A developer's heroic tales of adventures through software delivery in the agency realm and the product realm. I provide career advice to developers and insights on new technologies, team building, product management, customer acquisition, and customer experience.
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Lessons Learned from Titanium SDK
It's been fun hacking together projects that integrate with Facebook's Graph API. In a matter of a few minutes, I was able to get login working, fetching friends, relationships, and profile information. Titanium team has been doing an amazing job at providing examples and documentation.
Don't trust the comments in Q&A section
Sifting through pages and pages of questions and answers that seem somewhat relevant to your issue will take an exhausting amount of time. Adding to that, some answers are 3 years old! I don't even know why they keep that sort of information around -- it is incredibly misleading. I really wish they would move to StackExchange.
Dig into the Objective C libraries
The examples in the Titanium documentation write UI components in a way that is reminscent of Java Swing. This is fine but really, developers should be encouraged to use the right pattern for UI development. This would be Model View Controller. Here is the frmaework that is suggested: https://github.com/appcelerator/alloy.
Use keybinds to increase productivity
I'm a gamer -- I used to play World of Warcraft where I had every single ability bound to a key even if it was something as useless as targeting a specific mob. Anything you can do to shave off seconds will help you enjoy development more. Below are screenshots of my Eclipse keybinds.
Capture metrics and behaviours
Titanium has an API for tracking navigation events and feature events. If you come from Google Analytics or Omniture, we can easily describe these events as page views and custom events. Adding analytics will give you the insights you need to optimize certain views to increase XYZ action. For example, if you're creating an application with shareable data, you basically want to increase sharing throughout the network. Adding metrics around determining if users are seeing the Share button can be done to optimize this feature's value.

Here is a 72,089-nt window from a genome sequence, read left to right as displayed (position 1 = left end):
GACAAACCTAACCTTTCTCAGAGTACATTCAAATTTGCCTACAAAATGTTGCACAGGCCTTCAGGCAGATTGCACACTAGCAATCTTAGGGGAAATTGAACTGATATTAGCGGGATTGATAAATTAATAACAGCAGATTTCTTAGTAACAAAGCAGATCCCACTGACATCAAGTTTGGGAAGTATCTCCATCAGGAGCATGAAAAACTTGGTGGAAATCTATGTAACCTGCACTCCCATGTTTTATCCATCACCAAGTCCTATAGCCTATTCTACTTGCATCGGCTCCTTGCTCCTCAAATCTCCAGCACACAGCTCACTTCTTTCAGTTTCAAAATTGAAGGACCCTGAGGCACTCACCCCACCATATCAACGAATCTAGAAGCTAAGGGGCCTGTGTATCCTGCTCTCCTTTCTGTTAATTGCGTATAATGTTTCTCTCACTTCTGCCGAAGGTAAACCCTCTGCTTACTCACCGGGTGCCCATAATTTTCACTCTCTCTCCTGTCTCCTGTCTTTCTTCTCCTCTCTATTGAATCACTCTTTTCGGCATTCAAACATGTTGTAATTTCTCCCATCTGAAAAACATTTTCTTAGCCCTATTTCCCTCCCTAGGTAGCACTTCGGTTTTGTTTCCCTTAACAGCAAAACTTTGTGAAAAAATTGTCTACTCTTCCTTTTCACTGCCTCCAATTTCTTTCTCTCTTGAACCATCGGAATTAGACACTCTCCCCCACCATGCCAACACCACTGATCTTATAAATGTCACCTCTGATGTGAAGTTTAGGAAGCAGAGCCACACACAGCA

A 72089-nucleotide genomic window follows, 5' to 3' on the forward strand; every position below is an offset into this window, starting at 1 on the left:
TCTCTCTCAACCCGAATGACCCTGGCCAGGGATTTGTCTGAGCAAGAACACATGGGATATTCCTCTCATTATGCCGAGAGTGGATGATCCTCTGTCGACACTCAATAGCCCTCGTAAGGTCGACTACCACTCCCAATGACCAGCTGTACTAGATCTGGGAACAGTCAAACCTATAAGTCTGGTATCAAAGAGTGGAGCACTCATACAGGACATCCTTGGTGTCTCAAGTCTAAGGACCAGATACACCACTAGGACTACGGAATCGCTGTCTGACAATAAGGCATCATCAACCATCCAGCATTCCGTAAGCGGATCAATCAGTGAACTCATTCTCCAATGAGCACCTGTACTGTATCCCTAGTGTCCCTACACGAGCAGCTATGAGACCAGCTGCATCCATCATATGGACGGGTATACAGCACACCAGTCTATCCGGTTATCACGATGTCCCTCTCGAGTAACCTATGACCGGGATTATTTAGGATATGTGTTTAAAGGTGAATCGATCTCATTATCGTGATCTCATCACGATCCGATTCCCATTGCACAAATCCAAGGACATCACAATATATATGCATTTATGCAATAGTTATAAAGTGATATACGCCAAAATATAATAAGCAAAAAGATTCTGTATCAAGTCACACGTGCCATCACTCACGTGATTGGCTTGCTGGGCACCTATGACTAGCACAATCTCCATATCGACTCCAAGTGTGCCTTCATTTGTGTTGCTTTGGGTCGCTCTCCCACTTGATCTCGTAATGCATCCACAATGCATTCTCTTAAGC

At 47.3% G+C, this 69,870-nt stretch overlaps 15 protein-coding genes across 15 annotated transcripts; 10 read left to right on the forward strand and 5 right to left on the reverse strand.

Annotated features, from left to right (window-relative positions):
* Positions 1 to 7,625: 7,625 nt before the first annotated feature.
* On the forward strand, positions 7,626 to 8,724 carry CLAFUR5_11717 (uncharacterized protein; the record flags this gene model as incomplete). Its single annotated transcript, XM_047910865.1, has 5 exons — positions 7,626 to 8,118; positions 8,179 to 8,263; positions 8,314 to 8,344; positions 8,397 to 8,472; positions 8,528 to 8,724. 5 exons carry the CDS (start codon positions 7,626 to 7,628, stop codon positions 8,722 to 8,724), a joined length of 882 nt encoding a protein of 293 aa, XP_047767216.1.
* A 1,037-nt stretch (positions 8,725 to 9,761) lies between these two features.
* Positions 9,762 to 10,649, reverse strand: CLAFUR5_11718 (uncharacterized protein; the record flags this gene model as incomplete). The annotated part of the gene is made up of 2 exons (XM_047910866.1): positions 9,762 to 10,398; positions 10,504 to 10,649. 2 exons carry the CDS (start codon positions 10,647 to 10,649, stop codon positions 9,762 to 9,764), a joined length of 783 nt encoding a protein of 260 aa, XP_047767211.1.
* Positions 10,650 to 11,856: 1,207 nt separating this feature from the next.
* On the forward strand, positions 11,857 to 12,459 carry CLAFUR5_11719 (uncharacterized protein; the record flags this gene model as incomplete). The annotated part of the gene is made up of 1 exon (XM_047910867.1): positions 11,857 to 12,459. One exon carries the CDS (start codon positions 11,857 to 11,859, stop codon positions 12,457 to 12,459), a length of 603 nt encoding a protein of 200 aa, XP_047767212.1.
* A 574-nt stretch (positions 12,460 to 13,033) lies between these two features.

I've really enjoyed working with Titanium. I definitely will be using it other hacks. At first, it seems daunting but that's only because the documentation and SEO can lead you down a dark path. Look for the real sources and you'll find yourself being productive!
Markdown is awesome for quickly generating Readme's on Github. After looking at other projects using the strike tag, I've decided to create a custom keybind for it in my TextMate Markdown bundle. Here's how:
1) Click the + sign on the bottom left and click New Command.
2) Paste this into the editbox and make sure you name your command "Strikethrough".
For the input field, select WORD in the drop down.
For the output field, select "insert as snippet".
As for the keybind, you can totally map it to whatever you're comfortable with but I chose Command-D as it is the same thing in Microsoft Word.
After toying around with more GUI related issues in World of Warcraft's API, I've decided to take a totally different direction. Originally when I architected this addon, I knew in my mind it would be a super simple Console application that a user could easily paste in a name and add it to the database; however, why stop there?
After discovering AceGUI, I can easily start developing UI components in no time! As of right now, I've got it saving data in between game sessions--the interesting part will come when I'll have to develop the web service that will parse the SavedVariable.lua, eliminate duplicate entries, as well as, do a huge merge between their copy and whats on the server's (per realm basis of course).
Here's a screen shot of the responses when adding new Ninjas to your list: When a user clicks add after entering a name in the textbox, it'll go ahead and add that person to the ninjalist tagging the user's realm and current date/time. Someday, I…
When you're practicing branch by feature with distributed version control, typically you'll get assigned a ticket or issue and that ends up being your feature branch. Instead of always typing in the branch name in every commit, you can edit your Git hooks (specifically prepare-commit-msg).
Assuming that this is a brand new git repository:
mv .git/hooks/prepare-commit-msg.sample .git/hooks/prepare-commit-msg
Edit the file by commenting out what was originally in the file and then add this:
Now, whenever you make a commit, it should show up like this in the log:
Since GitHub and Bitbucket both support Emojis inside commit messages, you can do something cute like this